Shakespeare Got Rich Price Gouging The Hungry During A Famine
Everyone reading this secretly fantasizes about becoming a writer. The only question is: Can you afford the writer’s wild life, knowing that the actual process of writing doesn’t guarantee you any money? The question was even more serious historically, when poverty hit harder, and so many famous authors could only write because they had family money.
William Shakespeare’s parents were modestly wealthy, enough to give him a good start. Before his acting career started, he then earned more through various sorts of non-literary business. He invested in real estate, soon owning a farm of over 100 acres and several other properties and collecting rent on them all. He made money giving out loans. The authorities went after him for tax evasion.
Authorities also went after him for hoarding grain during a time of shortage (in the 16th century, there was a better-than-even chance that any year picked at random was a time of shortage). He bought malt and barely and stored them, which was a wise move for anyone with a family. He then sold the grain when the following year’s harvest was bad, at prices that were inflated enough to warrant criminal investigation.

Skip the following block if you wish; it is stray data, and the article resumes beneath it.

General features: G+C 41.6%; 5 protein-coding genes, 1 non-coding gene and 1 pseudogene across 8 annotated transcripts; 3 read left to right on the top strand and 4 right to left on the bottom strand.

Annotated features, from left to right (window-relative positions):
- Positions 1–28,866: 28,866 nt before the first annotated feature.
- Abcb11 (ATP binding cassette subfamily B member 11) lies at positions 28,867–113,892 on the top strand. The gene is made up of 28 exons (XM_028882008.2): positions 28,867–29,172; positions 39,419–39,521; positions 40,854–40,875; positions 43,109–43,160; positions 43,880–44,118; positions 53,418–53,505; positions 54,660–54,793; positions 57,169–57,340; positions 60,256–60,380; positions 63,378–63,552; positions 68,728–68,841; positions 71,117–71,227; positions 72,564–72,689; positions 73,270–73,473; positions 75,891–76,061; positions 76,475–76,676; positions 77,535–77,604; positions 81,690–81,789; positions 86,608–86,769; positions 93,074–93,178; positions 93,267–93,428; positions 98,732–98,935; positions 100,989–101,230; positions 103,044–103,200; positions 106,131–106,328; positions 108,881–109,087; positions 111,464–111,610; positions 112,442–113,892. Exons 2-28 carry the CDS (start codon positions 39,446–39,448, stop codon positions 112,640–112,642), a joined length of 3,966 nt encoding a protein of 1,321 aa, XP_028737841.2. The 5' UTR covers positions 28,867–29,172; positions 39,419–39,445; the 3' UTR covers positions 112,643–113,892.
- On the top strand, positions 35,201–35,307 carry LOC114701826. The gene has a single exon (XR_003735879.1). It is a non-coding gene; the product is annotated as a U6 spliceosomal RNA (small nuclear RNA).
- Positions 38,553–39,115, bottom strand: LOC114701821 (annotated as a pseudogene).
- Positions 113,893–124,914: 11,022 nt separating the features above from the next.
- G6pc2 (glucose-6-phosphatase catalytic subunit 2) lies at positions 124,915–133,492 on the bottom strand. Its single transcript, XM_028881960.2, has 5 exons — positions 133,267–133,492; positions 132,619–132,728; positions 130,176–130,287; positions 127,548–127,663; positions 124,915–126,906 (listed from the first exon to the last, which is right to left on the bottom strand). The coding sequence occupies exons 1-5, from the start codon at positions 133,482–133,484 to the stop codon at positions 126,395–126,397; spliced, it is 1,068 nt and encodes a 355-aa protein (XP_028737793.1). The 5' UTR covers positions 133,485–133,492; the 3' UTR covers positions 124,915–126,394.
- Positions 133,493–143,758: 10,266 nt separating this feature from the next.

A lot of this came to attention around a decade ago, when some Shakespeare scholars published the info as part of a paper studying how the themes of food insecurity and land influenced his plays. This wasn’t brand-new info, however, but rather long-established facts that people tried to forget. A Shakespeare monument in Stratford has stood for the past two centuries, showing the man holding a quill pen. For three centuries before that, the monument in the same spot instead showed him holding a sack of grain.
A lot of people’s first view of Shakespeare is some rich noble writing for royalty. Later, we learn that he was just another goofy author writing for the masses for whatever they’d pay him. Maybe our first instinct had a hint of truth to it.
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